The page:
Category Archives: landscape wondrous

FOR Sri Lanka: Engaging Lord Naseby and His Journeys in Sri Lanka

Michael Roberts

Since I had been introduced to the British peer Lord Michael Naseby in the surrounds of the House of Lords in March 2018,[1] I assumed that he had been born into the aristocratic upper layer of British society. Wrong. It required his book Sri Lanka for me to learn that he was from the upper middle class and had contested parliamentary seats from the late-960s on behalf of the Conservative Party in what were Labour strongholds – with his peerage being of 1990s vintage. As vitally, his early career as a marketing executive had seen him working in Pakistan and Bengal in the early 1960s before he was stationed in Sri Lanka as a marketing manager for Reckitt and Colman in the period 1963-64.

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The Aditye Wansaya presenting the Lindamulage Clan

Johnny De Silva, presenting a typed copy of the English translation of an ola book, The Aditiya Wansaya,  carried out by Pandit Yatinuwara Indaratne Thero for my granduncle Mr Charles de Silva

THE ADITYE DYNASTY (CLAN) OR  ADITYE WANSAYA

The son of Aditiya was known as Aditye i.e. the sun. The lineage that originates from the sun is known as the Solar  dynasty, or ‘Surya Wansaya’.  The ‘Aditye Wansaya’ is the Solar Dynasty in another name; and those that belong to this clan are of Royal descent. The foremost of the Royal clans in ancient India was the Aditye Clan. The ‘Surya Wansaya’ ‘Dinakan Wansaya’ are other names used for this clan.

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Royal College: Its Early Beginnings …. From Marsh and Boake

D. L. Seneviratne“Lam to one and all”

rolyal b to m

Royal College – Marsh to Boake FRONT COVER

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Word Pictures in Deciphering Sri Lankan History, Politics, War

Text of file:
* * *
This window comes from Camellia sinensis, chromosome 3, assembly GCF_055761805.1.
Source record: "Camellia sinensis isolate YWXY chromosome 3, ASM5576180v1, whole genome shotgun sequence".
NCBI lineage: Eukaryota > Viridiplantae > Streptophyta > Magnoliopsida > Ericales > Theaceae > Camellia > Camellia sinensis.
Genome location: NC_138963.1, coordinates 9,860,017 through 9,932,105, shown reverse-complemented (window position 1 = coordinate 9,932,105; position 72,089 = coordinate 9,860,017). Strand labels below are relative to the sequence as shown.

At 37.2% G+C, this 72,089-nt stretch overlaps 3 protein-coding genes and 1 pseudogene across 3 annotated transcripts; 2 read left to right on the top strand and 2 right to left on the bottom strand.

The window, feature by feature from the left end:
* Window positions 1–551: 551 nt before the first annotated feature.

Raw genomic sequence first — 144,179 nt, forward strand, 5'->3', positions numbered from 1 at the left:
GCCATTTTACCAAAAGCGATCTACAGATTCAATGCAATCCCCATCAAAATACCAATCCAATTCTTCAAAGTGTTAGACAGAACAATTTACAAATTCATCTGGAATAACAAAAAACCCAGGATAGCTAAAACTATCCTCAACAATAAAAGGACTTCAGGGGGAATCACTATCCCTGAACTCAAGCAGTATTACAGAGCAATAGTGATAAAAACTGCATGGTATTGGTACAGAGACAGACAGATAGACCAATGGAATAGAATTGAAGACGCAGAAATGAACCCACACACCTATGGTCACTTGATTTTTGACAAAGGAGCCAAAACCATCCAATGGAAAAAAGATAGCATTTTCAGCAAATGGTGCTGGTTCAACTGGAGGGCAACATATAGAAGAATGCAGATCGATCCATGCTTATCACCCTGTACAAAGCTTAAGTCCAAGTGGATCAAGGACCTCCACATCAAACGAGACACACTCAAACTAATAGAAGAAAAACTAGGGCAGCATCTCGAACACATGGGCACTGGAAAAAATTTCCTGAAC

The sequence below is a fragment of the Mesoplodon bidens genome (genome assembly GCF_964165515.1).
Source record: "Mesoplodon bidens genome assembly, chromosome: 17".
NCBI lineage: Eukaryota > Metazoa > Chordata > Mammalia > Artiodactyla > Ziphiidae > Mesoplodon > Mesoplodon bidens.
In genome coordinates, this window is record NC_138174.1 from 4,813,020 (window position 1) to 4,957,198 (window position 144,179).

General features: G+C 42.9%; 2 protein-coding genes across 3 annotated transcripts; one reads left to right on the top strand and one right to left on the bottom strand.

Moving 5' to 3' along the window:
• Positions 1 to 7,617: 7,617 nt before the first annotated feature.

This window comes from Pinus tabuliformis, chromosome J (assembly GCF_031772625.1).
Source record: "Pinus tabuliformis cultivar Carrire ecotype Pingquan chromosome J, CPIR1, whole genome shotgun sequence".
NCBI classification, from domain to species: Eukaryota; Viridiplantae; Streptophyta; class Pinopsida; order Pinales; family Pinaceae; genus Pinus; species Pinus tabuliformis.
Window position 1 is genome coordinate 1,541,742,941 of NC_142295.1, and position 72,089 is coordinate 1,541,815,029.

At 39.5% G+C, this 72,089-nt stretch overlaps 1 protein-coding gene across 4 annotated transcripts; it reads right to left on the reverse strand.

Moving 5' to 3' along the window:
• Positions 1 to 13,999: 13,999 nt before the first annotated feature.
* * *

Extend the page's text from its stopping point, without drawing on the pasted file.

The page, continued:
Jonathon Riley, reviewing Michael Naseby: Sri Lanka. Paradise Lost. Paradise Regained, 2020, London, Unicorn

Sri Lanka, Ceylon – geographically so close to the Indian sub-continent and yet with a culture and history that has been for many centuries distinct. What a difference a few miles of water make – as we in England know well. I recall visiting Sri Lanka in 1993 and, on the anniversary of independence in 1948, and reading a leader in the newspaper that suggested maybe it would have been a good idea to have stayed with Britain a few years longer. A brave sentiment indeed and one which, after more than twenty years, makes much more sense having read Michael Naseby’s book.

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Profound Insights into Sri Lanka’s Tempestuous History

Royston Ellis, in Sunday Times UK in March 2020 where the title of his review reads  “For anyone interested in Sri Lanka, its politics and human nature”  

Lord Naseby (right) with Royston Ellis outside the House of Lords

This book by Lord Naseby, who lived in Sri Lanka from 1963 to 1964 when he was Michael Morris and an eager South Asian Marketing Manager for Reckitt & Colman, has a cover with an eye-catching red spine proclaiming “Sri Lanka in large type. It is clearly designed to attract bookshop browsers and to ensure that it becomes a prominent addition to an enthusiast’s collection of contemporary literature about Sri Lanka. Continue reading

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Virus Free? Playmates Horsing Around in Adelaide

FL …. 24 March

Hi Guys, This modelling by Unis Sydney shows why we need to exercise our social distancing now. This sort of modelling is a powerful tool in the fight against the virus and modelling becomes more powerful when supported by observation. Wuhan and China in general have provided that supporting observation.

And what does the orange fwit in America want to do....the exact bloody opposite.

If we’re to keep Saturday tennis, I’ll bring some hand sanitiser for use between sets.

https://www.abc.net.au/news/2020-03-25/coronavirus-covid-19-modelling-stay-home-chart/12084144
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Census Categorization and the Bharathas and Colombo Chetties

A Note from Fabian D. K.  Schokman of Moratuwa, 22 March 2020

Dear Michael,  Thank you for this. I believe, as with most of the “lesser minorities,” the Bharatha community did not have its own classification until the 2001 census, when there was a breakthrough mostly on account of the Chetties and their successful fight to be classed as a distinct ethnicity. Throughout census history, one can see the Chetties demanding to be classed as distinct from the Tamils. The term “race” in SL, must always be seen as a synonym for “ethnicity” and not with the same connotation it derives in the West.

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